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-   -   Using root permissions with another user (https://www.linuxquestions.org/questions/linux-security-4/using-root-permissions-with-another-user-368631/)

JWT2 10-01-2005 01:07 AM

Using root permissions with another user
 
Hi,

I am using debian sarge with gnome and kdm. I am new to most of the linux topics. I would like to know if I can give full root permission to a ordinary user account? I want a user to have essentially access to all system resources. Gnome/kdm will not allow me to login as root, so this is why I ask the previous question. If there is a way to login to gnome as root this may also work for me?
Thank you.

infinity42 10-01-2005 07:39 AM

Two questions:
a) Why?
b) WHY?!?!

One of the main security advantages of linux is that you don't run everything with access to all system resources. If you need to do something as root just use either su or sudo.

kadhiravan.r 10-01-2005 10:26 AM

u can give whatever permission u have for root to ordinary user.



how ????
for that u have to do some editing in password file.


kadhir.R

Capt_Caveman 10-01-2005 10:35 AM

Re: Using root permissions with another user
 
Gnome/kdm will not allow me to login as root, so this is why I ask the previous question. If there is a way to login to gnome as root this may also work for me?

Check your gdm.conf file and make sure that AllowRoot is set to 1 (by default it's set to 0). To be honest though, it's set that way for a reason. Allowing root X sessions can be a bit dangerous and you really should be logging in as a regular user and then using "su -" to become root temporarily. Granting normal users administrative privileges using sudo and /etc/sudoers is probably a more sane alternative as well. Giving full blown root access to non-root users is a bad idea and modifying /etc/passwd is an exceptionally bad idea as it will bork your logging.

MensaWater 10-03-2005 08:56 AM

You can give full root access simply giving the user a UID of 0 (but make damn sure it is AFTER root itself in /etc/passwd.

However as implied by earlier responses you really should NOT do this!

For any non-root user that has a specific need for some root access you can install and configure sudo to allow just that access.

archtoad6 10-04-2005 08:40 AM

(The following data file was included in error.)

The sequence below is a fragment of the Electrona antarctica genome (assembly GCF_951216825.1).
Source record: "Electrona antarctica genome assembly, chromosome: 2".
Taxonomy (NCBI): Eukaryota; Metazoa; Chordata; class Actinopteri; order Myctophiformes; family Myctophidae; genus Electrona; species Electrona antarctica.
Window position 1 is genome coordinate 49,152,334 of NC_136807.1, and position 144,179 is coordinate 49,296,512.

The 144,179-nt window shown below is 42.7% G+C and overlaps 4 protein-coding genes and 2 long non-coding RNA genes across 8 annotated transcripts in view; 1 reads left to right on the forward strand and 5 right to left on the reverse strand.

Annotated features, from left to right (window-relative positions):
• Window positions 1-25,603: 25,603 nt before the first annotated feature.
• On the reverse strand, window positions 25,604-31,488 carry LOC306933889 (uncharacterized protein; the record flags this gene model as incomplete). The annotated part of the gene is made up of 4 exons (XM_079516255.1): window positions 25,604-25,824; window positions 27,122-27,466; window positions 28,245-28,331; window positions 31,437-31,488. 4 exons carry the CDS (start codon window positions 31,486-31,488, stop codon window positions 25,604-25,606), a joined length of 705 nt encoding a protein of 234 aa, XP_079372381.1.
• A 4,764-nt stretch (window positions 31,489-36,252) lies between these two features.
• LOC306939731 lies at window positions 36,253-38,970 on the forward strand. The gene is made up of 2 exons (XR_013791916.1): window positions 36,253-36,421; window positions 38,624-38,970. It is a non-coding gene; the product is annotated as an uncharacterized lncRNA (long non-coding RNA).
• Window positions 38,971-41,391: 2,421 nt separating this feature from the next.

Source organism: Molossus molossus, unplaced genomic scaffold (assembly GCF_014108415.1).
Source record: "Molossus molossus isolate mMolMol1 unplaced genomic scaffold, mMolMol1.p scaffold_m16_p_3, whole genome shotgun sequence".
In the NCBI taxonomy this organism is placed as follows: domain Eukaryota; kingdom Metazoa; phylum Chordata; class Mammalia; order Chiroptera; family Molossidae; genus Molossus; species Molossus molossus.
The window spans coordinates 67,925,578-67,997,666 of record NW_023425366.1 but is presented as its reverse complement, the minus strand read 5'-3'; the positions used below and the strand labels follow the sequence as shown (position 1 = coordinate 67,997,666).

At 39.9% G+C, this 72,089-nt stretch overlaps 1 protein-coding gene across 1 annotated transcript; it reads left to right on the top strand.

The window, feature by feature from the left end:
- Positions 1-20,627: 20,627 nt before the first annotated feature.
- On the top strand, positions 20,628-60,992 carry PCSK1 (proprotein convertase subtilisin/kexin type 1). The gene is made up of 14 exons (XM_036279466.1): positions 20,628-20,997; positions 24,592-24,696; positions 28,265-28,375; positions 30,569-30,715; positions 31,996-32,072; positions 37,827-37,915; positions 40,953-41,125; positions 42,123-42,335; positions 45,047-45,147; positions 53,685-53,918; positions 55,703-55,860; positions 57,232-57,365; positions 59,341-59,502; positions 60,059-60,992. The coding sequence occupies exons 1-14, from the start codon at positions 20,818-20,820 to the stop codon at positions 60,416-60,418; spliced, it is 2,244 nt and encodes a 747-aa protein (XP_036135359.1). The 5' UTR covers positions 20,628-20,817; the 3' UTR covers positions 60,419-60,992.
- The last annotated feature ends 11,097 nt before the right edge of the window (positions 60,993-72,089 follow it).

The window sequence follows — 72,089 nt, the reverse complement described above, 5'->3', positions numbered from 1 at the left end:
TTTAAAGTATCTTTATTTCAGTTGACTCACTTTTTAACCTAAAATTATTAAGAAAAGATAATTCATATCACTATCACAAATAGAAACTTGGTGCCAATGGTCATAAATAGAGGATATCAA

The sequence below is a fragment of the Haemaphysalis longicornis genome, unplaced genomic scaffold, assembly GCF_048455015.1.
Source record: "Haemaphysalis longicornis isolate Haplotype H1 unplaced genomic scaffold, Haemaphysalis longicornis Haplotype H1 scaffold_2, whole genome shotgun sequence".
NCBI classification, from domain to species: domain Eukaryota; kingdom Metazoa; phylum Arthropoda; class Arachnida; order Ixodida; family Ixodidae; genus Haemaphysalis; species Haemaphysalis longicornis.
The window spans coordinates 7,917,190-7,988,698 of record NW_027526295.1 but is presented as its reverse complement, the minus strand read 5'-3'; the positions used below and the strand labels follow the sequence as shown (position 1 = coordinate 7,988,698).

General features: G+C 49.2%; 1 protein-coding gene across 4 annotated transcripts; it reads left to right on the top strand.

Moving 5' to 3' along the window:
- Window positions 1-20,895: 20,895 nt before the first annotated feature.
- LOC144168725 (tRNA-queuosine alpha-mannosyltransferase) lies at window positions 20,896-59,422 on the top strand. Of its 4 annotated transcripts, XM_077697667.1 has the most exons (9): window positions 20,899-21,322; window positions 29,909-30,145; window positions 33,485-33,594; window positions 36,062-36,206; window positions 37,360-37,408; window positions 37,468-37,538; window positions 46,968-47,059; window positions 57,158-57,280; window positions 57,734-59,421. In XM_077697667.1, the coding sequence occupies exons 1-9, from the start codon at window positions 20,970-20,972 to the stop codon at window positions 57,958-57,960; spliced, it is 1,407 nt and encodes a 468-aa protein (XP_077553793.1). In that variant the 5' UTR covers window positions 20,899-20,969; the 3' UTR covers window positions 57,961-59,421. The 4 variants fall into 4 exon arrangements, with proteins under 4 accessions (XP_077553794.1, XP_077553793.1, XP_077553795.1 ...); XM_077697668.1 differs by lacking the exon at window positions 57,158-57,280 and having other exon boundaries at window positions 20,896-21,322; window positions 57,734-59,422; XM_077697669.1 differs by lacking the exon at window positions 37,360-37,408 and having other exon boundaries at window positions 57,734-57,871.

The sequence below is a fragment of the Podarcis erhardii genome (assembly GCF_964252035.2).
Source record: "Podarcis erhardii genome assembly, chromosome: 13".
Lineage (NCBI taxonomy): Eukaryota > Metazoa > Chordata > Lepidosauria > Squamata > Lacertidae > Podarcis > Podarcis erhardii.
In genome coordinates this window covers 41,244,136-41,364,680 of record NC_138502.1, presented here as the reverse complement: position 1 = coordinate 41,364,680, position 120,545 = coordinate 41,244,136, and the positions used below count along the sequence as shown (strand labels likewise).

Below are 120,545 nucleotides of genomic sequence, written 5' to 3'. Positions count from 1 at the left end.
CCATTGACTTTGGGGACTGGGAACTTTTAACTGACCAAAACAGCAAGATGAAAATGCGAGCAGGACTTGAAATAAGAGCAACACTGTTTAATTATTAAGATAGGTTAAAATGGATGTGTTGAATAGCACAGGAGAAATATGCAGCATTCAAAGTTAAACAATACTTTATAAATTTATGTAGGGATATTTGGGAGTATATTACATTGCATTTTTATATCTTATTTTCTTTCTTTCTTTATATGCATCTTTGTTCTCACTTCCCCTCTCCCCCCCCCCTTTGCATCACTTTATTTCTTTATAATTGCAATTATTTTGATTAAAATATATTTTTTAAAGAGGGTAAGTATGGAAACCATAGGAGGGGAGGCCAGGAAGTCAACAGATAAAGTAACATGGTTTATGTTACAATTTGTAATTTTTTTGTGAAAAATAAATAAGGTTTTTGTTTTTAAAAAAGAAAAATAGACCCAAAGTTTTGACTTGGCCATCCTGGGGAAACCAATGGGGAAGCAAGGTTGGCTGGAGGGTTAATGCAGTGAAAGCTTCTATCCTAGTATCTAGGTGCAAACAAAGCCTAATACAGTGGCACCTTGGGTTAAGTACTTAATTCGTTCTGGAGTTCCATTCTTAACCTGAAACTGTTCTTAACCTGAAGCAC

[list=1][*]Don't do that![*]
Quote:

how ????
for that u have to do some editing in password file.
-- Really don't do that, it's a good way to hose your ability to log in.[*]Do use "su" or "sudo"[*]In KDE there is "Terminal Program - Super User Mode" under "System" in the K Menu. It even has a nice pale yellow background to remind you to be careful.[*]There is also "kdesu" available.[/list=1]

BTW, WTF would you want to do that?

ebusch 10-04-2005 10:53 PM

yo
 
i ussually dont log into x with root but i did once just to do one ting is tha okay? sorry i know its a newb questoin but im curious. and what would happen if i kept using root like normal?

MensaWater 10-05-2005 09:51 AM

The main issue with logging in as root all the time is just the potential for disaster. Since root has total permissions you can do really horrible things.

Suppose for example you're in /home/myusername which is owned by myusername. Under /home there are also other directories for username1, username2, username3 all owned by their respective usernames.

You decide you want to remove all your dot files (.profile, .bashrc etc...). Not thinking for a moment you type "rm -rf .*".

As user, myusername this would remove everything under /home/myusername (forgot about the "." file that is a reference to the current directory - oops!).

Luckilly it would do no other damange because even though it would try to also erase ".." which is a reference to /home it would fail because you don't have permissions (assuming you didn't give everyone write permissions on the same group to all home directories). However as root it would erase ALL of /home because it has permission.

You are saying to yourself about now "What kind of idiot would do THAT?". The sad answer is almost anyone who has ever worked on Unix/Linux has done or will do something similar at some point. Not running as root all the time protects you from your own brain cramps or unintended actions of simple commands that you haven't thought all the way through.

archtoad6 10-05-2005 10:51 AM

Is that convincing enough?

Here are some similar thoughts from the same source: http://www.linuxquestions.org/questi...63#post1852463

I don't think he's any less passionate about this than I am, just more patient, maybe even more eloquent.

ebusch 10-05-2005 05:05 PM

i thought thats what would happen just making sure. thanks guys

archtoad6 10-06-2005 12:19 PM

You're welcome. I just hope the emphatic words didn't come across as too harsh.

ebusch 10-06-2005 08:13 PM

dont worry they didnt. your just making sure that my computer doesnt screw up. :D


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